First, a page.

One of the Berners should encorne him, that is to say turn his horns earthwards and the throat upwards, and slit the skin of the throat all along the neck, and cut labelles (small flaps) on either side of the skin, the which shall hang still upon the head, for this belongeth to an hart slain with strength, and else not. And then should the hunter flay down the skin as far as he can, and then with a sharp trencher cut as thick as he can the flesh down to the neckbone, and this done every man stand abroad and [p. 175] blow the death, and make short bay for to reward the hounds. And every man (shall) have a small rod in his hand to hold the hounds that they should the better bay and every man blow the death that can blow. And as oft as any hunter beginneth to blow every man shall blow for the death to make the better noise, and make the hounds better know the horns and the bay, and when they have bayed a while let the hounds come to eat the flesh, to the hard bone from in front of the shoulders right to the head, for that is their reward of right. And then take them off fair and couple them up again. And then bring to the lymers and serve each by himself, and then should the Lord if he list or else the Master of the Game, or if he be absent whoso is greatest of the hunters, blow the prise at coupling up, and that should be blown only of the aforesaid, and by no others.

Nevertheless it is to wit that if the Lord be not come soon enough to the bay, while the deer is alive they ought to hold the bay as long as they can, without rebuking the hounds, to await the Lord, and if the Lord remains away too long, when the deer is spayed and laid on one side, before they do ought else, the Master of the Game, or which of the horsemen that be there at the death, should mount their horses and every man draw hisway blowing the death till one of them hath met with him, or heard of him, and brought him thither. And if they cannot meet with him, and that they [p. 176] have word that he is gone home, they ought to come again, and do, whoso is greatest master, as the Lord should do, if he were there, and right so should they do to the Master of the Game in the Lord’s absence. Also if the Lord be there all things should be done of the bay and rewarding as before is said, and then he should charge whom he list to undo (butcher) the deer, if the hounds shall not be enquyrid thereon (allowed to eat the deer as a reward), for if they should, there needeth no more but to caboche [n. 20] his head, all the upper jaw still thereon, and the labelles aforesaid ; and then hold him and lay the skin open, arid lay the head at the skin’s end right in front of the shoulders. And when the hounds are thus inquirreide (rewarded) the lymers should have both the shoulders for their rights, and else they should not have but the ears and the brain whereof they should be served, thehart’s head lying under their feet. But on the other hand if the lord will have the deer undone, he that he biddeth as before is said, should undo him most woodmanly and cleanly that he can and wonder ye not that I say woodmanly, for it is a point that belongeth to woodmanscraft, though it be well suiting to an hunter to be able to do it. Nevertheless it belongeth more to woodmanscraft than to hunters, and therefore as of the manner he should be undone I pass over lightly, for there is no woodman nor good hunter in England that cannot do it well [p. 177] enough, and well better than I can tell them.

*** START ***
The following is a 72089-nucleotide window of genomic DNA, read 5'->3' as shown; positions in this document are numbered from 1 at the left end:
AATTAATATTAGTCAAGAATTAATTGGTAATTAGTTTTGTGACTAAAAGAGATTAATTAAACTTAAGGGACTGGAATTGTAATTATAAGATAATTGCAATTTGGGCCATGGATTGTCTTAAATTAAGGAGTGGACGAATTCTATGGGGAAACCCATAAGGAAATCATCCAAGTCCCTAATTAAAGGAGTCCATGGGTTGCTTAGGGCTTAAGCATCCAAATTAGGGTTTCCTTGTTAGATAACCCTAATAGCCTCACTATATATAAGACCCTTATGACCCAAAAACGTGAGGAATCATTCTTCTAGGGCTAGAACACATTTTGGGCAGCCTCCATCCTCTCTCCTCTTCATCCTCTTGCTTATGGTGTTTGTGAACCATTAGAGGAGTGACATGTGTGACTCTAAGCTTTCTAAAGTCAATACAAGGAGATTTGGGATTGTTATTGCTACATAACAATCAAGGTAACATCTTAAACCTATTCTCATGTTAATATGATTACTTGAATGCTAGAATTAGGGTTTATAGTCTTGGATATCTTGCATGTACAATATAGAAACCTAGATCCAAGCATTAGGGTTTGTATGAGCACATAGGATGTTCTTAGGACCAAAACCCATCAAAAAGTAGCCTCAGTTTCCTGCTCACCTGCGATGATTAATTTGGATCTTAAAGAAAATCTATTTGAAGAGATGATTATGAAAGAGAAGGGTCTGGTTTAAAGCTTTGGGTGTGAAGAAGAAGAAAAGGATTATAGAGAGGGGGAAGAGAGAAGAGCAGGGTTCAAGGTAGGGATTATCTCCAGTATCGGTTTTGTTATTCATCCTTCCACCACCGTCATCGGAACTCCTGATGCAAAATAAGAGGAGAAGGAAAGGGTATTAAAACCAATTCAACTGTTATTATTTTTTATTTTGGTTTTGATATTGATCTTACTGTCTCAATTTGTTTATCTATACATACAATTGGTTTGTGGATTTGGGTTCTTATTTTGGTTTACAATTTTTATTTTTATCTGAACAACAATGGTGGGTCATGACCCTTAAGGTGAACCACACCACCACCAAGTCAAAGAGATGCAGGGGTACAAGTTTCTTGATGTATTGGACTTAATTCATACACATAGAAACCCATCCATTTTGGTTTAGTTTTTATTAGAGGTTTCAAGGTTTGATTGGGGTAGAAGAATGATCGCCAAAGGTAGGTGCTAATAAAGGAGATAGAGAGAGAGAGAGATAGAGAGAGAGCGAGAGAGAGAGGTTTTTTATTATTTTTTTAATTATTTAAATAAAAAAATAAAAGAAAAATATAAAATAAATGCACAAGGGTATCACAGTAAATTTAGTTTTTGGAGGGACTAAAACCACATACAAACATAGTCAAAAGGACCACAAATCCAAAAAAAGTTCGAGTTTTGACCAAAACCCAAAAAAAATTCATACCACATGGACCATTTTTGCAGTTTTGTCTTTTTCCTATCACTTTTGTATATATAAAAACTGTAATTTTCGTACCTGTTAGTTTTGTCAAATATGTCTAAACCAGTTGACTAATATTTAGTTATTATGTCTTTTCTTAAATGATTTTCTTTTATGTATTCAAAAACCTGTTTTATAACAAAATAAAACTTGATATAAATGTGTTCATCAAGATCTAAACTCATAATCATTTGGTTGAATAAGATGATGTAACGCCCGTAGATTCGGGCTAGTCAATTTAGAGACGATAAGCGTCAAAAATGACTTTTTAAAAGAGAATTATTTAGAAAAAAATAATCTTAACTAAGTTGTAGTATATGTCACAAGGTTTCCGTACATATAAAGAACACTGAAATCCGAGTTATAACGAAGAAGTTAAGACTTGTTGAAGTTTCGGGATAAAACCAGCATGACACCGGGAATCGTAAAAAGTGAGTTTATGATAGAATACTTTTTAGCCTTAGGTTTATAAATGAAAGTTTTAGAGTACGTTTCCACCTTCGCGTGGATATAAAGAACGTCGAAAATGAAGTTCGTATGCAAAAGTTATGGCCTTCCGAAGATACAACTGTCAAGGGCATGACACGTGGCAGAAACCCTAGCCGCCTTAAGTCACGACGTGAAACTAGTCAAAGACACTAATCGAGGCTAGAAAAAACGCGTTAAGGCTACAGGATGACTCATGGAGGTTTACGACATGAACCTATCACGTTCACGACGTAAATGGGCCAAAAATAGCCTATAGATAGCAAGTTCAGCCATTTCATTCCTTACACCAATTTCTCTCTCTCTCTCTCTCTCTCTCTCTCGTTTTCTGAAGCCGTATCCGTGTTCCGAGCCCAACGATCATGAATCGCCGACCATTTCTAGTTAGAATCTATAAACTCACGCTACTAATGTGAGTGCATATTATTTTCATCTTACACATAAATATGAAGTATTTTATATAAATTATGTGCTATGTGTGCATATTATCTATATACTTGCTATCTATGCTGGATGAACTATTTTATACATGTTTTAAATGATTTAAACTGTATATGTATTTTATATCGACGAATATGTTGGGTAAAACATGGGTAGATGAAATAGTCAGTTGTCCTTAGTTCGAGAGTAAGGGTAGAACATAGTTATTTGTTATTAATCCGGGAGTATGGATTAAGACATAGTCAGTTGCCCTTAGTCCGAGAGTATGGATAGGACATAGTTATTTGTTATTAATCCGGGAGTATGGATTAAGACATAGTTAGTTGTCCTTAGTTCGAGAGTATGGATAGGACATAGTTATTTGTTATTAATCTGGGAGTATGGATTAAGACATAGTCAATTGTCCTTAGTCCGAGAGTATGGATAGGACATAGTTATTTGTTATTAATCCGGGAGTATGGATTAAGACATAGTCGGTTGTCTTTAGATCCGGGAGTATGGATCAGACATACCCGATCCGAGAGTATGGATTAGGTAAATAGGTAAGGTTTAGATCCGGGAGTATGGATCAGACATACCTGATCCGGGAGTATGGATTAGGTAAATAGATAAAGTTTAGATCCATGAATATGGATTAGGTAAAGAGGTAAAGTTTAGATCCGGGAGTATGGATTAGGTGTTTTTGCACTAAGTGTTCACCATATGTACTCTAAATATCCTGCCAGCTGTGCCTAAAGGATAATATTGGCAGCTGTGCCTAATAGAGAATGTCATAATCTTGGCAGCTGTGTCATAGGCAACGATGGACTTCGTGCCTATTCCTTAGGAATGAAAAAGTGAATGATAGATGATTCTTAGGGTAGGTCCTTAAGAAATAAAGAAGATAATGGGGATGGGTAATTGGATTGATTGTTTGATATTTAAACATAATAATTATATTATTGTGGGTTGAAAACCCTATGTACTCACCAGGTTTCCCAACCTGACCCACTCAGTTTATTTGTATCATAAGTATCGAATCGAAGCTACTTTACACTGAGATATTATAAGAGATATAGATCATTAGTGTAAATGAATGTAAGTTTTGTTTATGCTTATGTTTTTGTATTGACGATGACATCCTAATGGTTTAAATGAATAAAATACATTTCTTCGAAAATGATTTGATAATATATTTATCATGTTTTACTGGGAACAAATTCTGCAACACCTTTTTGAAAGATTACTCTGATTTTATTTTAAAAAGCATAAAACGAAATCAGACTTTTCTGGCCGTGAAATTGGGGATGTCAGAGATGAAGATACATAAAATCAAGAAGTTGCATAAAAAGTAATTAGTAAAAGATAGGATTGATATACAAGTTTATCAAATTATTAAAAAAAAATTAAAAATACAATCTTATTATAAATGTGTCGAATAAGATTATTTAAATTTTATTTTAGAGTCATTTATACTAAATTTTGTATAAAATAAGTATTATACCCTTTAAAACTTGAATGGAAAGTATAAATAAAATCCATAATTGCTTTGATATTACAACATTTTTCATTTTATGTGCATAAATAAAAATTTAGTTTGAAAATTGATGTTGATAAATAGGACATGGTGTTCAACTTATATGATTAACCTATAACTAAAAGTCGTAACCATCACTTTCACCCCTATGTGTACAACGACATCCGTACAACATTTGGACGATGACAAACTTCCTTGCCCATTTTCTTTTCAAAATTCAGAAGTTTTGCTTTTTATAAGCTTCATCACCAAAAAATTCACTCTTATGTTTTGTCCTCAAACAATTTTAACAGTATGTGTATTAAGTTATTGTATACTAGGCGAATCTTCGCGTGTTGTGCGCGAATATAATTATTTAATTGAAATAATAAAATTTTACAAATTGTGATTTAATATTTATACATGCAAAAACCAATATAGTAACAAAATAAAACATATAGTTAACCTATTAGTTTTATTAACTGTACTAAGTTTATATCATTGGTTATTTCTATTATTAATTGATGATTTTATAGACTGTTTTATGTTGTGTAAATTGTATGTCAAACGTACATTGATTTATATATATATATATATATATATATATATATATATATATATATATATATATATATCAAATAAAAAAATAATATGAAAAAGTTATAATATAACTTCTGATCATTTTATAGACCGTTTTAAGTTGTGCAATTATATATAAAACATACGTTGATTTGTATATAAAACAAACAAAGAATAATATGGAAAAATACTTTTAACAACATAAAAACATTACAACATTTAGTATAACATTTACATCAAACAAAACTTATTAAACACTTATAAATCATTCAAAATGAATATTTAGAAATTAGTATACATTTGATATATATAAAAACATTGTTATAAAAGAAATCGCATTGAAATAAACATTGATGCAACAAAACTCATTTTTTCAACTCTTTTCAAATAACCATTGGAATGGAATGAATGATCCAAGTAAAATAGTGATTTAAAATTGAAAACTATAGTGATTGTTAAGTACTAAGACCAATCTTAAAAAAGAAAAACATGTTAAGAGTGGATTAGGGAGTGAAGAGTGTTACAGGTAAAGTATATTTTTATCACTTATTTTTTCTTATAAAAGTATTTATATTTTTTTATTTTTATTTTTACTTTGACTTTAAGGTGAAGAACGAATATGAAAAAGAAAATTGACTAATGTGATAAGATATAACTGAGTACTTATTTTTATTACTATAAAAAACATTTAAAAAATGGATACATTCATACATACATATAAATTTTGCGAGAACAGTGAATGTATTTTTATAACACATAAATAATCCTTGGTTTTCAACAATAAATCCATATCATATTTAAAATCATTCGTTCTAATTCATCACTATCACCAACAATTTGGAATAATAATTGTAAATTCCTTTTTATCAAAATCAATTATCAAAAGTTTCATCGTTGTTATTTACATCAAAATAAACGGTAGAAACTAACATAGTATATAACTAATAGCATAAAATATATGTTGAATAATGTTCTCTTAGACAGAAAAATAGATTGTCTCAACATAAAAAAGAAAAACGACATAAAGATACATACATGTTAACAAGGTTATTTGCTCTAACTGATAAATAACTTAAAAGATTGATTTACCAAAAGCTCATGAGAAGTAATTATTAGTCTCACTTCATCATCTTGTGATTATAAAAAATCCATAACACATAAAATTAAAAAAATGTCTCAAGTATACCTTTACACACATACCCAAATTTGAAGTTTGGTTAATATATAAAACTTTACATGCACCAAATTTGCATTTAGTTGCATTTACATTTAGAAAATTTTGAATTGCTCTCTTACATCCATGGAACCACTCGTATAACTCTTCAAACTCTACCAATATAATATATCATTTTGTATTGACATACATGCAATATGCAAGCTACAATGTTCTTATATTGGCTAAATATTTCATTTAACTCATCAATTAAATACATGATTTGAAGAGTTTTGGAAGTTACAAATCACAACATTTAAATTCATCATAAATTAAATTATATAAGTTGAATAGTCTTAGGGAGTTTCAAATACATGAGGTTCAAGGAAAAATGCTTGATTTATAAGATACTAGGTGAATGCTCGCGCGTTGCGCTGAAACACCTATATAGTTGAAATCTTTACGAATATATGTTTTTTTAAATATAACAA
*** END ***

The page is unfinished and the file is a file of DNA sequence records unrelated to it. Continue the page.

Nevertheless when so is that the paunch is taken out clean and whole and the small guts, one of the groom chacechiens (attendants on the hounds) should take the paunch and go to the next water withal, and slit it, and cast out the filth and wash it clean, that no filth abide therein. And then bring it again and cut it in small gobetts in the blood that should be kept in the skin and the lungs withal,if they be hot and else not, and all the small guts withal, and bread broken therein according whether the hounds be few or many, and all this turned and meddled together among the blood till it he well brewed in the blood, and then look for a small green, and thither bear all this upon the skin with as much blood as can be saved, and there lay it, and spread the skin thereupon, the hair side upward, and lay the head, the visage, forward at the neck end of the skin. And then the lord shall go take a fair small rod in his hand, the which one of the yeomen or of the grooms should cut for him, and the Master of the Game and other, and the sergeants, and each of the yeomen on horse, and others, and then the Lord should take up the hart’s head by the right side between the surroyal (third tine of a hart’s antlers) and the fork (fourth tine) or troche (top cluster of tines of the antlers) whichever it be that he bear, and the Master of the Game, the left side in the same wise, and hold the head upright that the nose touch the earth.